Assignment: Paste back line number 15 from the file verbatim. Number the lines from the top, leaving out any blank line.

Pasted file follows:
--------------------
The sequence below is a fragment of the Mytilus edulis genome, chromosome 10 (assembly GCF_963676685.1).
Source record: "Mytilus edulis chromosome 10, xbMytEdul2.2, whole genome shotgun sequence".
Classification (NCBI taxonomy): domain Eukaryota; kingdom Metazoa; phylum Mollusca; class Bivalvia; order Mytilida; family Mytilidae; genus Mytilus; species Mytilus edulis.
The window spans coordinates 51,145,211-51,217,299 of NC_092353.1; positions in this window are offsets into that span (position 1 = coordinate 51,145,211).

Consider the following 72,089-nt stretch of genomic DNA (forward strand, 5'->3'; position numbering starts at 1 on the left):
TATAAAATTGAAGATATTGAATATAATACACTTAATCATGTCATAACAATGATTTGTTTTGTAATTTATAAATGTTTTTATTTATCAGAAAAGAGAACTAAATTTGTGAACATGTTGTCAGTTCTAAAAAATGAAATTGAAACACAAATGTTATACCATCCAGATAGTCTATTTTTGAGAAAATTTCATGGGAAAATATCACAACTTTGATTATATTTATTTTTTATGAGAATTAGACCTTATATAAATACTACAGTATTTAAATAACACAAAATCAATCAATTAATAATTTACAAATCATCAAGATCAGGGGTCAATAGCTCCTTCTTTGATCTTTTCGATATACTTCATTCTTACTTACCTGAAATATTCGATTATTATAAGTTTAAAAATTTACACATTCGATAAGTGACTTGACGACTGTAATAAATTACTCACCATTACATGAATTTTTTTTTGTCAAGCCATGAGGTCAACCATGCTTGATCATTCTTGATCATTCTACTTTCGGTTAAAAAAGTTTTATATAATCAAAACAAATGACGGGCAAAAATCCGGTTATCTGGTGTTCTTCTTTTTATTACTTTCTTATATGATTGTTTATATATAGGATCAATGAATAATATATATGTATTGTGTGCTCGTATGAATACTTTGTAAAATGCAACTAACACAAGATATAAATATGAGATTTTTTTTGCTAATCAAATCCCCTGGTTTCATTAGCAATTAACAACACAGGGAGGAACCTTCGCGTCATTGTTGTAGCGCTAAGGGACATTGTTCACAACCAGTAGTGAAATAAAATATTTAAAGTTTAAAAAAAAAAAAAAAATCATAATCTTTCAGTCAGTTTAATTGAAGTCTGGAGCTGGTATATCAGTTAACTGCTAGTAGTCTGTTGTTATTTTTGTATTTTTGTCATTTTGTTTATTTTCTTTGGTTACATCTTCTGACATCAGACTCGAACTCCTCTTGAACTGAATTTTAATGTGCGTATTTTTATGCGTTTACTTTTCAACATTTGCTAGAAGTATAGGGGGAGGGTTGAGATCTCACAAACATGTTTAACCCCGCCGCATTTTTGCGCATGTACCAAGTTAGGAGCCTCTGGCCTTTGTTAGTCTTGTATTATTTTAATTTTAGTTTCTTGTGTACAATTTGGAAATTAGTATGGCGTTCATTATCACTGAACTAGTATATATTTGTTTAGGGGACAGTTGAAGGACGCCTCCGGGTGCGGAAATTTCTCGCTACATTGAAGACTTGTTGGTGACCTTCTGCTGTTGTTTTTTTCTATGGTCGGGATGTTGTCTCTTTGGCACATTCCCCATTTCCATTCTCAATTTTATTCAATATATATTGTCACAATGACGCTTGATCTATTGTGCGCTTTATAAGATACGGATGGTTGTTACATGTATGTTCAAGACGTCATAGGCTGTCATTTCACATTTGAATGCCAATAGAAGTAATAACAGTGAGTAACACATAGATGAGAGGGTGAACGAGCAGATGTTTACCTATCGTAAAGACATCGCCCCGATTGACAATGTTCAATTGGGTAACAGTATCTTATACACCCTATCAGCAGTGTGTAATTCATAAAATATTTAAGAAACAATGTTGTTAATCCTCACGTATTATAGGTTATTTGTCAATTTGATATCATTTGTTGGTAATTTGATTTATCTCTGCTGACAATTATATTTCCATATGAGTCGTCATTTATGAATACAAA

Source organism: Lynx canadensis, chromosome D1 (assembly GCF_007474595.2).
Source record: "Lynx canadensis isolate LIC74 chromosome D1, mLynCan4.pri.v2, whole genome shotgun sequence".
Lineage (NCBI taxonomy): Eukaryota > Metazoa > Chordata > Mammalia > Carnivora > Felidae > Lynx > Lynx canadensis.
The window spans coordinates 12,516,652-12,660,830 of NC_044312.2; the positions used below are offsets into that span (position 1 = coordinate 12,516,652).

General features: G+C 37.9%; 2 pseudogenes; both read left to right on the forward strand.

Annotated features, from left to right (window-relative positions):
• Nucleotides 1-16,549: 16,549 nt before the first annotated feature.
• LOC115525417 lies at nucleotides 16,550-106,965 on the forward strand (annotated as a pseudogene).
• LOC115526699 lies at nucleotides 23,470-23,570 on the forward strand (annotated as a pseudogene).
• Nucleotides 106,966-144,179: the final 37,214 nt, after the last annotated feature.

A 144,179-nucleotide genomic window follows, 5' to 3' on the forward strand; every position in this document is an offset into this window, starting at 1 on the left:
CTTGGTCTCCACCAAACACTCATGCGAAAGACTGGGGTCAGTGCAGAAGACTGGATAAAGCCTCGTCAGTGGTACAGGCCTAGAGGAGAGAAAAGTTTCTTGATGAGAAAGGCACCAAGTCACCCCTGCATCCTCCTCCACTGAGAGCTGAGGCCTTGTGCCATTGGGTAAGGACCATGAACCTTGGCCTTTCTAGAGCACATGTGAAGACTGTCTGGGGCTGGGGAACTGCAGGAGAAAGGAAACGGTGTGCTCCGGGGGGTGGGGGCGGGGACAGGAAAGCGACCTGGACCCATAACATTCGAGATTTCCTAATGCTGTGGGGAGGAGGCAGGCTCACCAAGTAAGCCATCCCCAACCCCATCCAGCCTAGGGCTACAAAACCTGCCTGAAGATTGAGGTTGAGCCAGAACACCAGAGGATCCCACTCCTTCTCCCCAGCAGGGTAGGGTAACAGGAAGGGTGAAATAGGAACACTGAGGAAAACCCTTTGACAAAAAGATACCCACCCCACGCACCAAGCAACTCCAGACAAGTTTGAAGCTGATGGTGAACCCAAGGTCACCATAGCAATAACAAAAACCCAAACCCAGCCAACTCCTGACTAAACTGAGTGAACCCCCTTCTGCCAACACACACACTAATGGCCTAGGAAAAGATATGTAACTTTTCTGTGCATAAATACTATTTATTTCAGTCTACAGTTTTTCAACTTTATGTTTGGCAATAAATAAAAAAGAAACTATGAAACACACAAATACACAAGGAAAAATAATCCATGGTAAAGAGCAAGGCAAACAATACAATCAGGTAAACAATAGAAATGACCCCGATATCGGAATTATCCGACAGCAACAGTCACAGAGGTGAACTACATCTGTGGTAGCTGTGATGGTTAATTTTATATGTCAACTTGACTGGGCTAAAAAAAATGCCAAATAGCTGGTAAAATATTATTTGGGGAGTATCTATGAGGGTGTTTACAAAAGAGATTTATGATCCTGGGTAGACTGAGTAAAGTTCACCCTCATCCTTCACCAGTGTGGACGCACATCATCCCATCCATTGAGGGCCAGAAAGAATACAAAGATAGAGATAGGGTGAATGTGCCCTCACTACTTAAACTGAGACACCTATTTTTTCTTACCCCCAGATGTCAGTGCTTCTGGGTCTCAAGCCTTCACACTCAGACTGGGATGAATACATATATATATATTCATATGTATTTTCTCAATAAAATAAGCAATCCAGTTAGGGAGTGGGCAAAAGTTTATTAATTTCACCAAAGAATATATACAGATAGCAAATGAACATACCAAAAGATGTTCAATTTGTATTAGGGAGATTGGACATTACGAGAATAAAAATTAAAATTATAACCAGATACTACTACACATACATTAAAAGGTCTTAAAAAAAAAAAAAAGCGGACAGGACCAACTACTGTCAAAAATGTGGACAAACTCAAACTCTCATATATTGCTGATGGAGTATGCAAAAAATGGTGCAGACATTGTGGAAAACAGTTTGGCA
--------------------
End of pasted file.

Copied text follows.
• LOC115526699 lies at nucleotides 23,470-23,570 on the forward strand (annotated as a pseudogene).